Butter May Lower LPS Mediated Inflammation Compared to Olive Oil

While recording a podcast with Ben Greenfield, I was discussing how the French, Tibetan yak herders and early American farmers all had a diet combining saturated fat (butter) with starch yet appeared to stay lean and healthy. Ben then suggested that there were studies showing that combining saturated fat with starch increases LPS. LPS is a bacterial toxin that can get into your bloodstream during digestion. It is generally seen as being “bad” as it can lead to inflammation​1​ and is typically higher in those who are diabetic.​2​

The answer that I gave Ben was that based on my knowledge of traditional cuisines, that doesn’t sound right but I don’t really know enough about LPS to refute it.

After the show I quickly discovered that a long term (12 week) dietary intervention trial had been conducted to determine whether or not this was true!​3​

Burying The Lead

Researchers randomized 75 subjects into four groups. One group (HSFA) ate a “high fat” diet (40% of calories), mostly from butter. Another group (HMUFA) ate the same amount of fat as olive oil. A third group (LFHCC – the carbohydrates were complex, they can be so complicated. The “complex” carb used was white bread and it was the same in all three groups) only ate 28% of calories as fat using both butter and olive oil. The last group (LFHCC n-3) ate the same as the third but supplemented with fish oil.

The four groups ate these diets for 12 weeks then were tested for fasting LPS. They ate a test meal that reflected the test diet they’d been eating.

Maybe Ben was right! Right there in the abstract it says:

We observed a postprandial increase in LPS levels after the intake of the HSFA meal, whereas we did not find any postprandial changes after the intake of the other three diets. … Our results suggest that the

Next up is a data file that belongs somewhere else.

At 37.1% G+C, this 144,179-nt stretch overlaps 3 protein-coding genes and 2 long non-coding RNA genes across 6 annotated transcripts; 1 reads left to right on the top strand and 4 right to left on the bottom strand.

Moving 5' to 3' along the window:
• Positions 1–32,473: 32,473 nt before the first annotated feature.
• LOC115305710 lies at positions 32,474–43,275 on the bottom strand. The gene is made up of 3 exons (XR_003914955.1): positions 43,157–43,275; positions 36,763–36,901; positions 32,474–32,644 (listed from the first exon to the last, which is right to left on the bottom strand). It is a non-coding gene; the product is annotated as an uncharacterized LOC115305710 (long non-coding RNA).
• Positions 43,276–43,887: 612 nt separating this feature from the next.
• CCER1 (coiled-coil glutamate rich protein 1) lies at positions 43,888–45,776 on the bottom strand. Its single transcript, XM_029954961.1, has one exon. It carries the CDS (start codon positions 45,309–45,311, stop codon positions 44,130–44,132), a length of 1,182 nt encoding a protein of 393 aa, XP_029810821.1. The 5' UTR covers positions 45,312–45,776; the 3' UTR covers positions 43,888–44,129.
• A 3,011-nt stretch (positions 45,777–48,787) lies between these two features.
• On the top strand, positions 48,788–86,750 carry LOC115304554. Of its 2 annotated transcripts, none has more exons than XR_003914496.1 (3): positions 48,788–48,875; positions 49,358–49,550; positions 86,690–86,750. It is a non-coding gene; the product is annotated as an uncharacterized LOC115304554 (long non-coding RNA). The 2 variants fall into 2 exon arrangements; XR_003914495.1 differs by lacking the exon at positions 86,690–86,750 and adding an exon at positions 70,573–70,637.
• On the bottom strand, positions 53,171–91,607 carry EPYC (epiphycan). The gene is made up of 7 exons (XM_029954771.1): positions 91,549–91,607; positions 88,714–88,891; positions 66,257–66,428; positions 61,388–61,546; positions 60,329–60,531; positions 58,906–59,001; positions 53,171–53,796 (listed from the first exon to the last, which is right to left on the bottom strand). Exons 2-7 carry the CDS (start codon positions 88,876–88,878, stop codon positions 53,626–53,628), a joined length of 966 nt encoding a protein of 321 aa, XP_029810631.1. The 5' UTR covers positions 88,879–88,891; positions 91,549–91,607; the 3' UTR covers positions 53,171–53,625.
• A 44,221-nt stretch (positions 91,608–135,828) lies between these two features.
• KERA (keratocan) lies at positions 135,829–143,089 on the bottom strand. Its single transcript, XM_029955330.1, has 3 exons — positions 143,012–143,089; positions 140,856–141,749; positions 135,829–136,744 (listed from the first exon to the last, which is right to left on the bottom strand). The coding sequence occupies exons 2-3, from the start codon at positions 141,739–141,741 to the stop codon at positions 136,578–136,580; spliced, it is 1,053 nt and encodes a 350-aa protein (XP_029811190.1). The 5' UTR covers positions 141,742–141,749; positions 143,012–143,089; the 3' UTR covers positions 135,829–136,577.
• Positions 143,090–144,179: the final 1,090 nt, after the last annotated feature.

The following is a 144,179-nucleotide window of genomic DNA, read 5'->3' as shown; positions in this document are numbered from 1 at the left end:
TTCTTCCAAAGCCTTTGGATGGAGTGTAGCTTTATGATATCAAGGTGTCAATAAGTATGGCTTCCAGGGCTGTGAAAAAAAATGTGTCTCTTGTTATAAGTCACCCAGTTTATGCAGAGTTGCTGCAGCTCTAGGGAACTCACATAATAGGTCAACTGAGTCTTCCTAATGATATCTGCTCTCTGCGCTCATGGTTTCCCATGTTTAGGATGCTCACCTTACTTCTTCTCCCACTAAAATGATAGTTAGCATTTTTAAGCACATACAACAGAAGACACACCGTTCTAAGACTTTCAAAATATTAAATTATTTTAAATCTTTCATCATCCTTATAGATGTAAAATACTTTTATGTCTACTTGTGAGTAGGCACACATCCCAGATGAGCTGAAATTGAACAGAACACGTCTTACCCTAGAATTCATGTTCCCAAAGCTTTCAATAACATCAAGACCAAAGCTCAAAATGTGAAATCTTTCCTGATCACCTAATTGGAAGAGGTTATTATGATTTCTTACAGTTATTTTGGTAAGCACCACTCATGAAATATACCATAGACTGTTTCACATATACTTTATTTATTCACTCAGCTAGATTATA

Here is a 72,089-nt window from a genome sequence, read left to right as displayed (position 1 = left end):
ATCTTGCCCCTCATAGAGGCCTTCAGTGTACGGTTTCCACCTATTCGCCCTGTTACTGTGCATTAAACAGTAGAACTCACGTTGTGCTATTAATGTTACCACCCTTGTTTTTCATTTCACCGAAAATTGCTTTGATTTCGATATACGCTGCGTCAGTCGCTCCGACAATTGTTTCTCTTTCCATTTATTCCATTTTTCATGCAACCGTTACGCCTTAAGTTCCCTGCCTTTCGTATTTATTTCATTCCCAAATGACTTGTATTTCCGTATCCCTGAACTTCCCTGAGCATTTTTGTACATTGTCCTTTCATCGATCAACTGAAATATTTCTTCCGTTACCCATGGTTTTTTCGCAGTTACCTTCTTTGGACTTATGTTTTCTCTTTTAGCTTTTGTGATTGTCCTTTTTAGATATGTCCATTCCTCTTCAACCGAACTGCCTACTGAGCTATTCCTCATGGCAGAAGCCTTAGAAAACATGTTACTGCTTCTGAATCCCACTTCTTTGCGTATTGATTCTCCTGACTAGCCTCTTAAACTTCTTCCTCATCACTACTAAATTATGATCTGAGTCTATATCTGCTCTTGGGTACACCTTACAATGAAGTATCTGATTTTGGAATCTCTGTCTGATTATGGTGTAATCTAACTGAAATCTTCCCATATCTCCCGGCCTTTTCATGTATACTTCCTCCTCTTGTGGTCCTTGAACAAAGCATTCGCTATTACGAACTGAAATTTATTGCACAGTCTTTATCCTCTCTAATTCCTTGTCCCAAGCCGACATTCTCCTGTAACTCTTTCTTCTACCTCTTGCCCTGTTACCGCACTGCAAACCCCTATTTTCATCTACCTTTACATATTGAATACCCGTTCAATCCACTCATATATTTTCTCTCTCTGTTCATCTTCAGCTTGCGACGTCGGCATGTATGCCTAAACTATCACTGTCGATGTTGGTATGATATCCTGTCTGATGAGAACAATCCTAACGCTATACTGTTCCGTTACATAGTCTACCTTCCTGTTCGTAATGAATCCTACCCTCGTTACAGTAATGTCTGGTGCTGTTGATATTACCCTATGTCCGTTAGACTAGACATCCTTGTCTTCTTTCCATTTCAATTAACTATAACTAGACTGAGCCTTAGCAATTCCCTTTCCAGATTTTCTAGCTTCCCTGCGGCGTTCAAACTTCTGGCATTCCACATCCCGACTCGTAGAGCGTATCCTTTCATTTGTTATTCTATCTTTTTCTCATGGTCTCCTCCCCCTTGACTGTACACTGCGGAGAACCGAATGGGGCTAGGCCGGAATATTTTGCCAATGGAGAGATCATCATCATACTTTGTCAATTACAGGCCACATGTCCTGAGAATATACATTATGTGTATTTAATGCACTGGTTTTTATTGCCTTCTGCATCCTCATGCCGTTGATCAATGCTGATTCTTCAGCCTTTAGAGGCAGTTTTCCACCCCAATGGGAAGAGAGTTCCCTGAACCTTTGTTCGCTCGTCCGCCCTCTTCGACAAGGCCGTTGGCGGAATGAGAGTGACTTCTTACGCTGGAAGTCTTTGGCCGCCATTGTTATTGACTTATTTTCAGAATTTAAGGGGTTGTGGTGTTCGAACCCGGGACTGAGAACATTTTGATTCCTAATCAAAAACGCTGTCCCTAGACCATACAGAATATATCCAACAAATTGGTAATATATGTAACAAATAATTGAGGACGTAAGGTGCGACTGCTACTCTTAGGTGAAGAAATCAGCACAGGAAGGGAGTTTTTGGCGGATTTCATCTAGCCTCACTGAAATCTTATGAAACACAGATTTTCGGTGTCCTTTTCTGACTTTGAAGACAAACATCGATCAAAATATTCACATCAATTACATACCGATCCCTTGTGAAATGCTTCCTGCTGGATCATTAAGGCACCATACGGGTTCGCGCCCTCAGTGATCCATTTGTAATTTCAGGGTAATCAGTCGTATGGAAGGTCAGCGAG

consumption of HSFA diet increases the intestinal absorption of LPS, which, in turn, increases postprandial endotoxemia levels and the postprandial inflammatory response.

They present this graph as proof. Clearly the butter group increased post-prandial LPS the most, although I’d argue the olive oil rise looks significant as well.

But what were the fasting values for the groups after 12 weeks on the test diets?

The high fat butter group has HALF the fasting LPS of the other groups. Even if there is a brief post-prandial spike, the butter group has by far the lowest overall exposure to LPS. Kind of a curious thing to leave out of the discussion, don’t you think? They ran some statistical analysis that is never explained, came up with a high p-value and therefore concluded that all of the groups are the same.

If you add the incremental post-prandial increase from the previous graph to this table of fasting values, you can see that after the meal – when butter is supposedly having it’s pro-inflammatory effect – LPS in the butter group would be 0.5, while the olive oil group would’ve been at 0.67. They never present total values, though, only baseline and the amount of change. It almost seems like they don’t want us to notice.

The only way their conclusions could be justified is if there was some massive error in the randomization of the groups. If the ~19 people in the butter group all just happen by random chance to have started out dramatically lower than the other groups. This is unlikely in a group of that size, but of course a standard study design would have been to randomize the LPS levels of the groups before the dietary trial. Yet they don’t report doing that and they don’t report the pre-diet intervention LPS levels of the groups. This is a curious omission. Overall, the study seems well done, but they didn’t randomize the groups as to the very thing they were studying? Either they are not very good or they don’t want to tell us.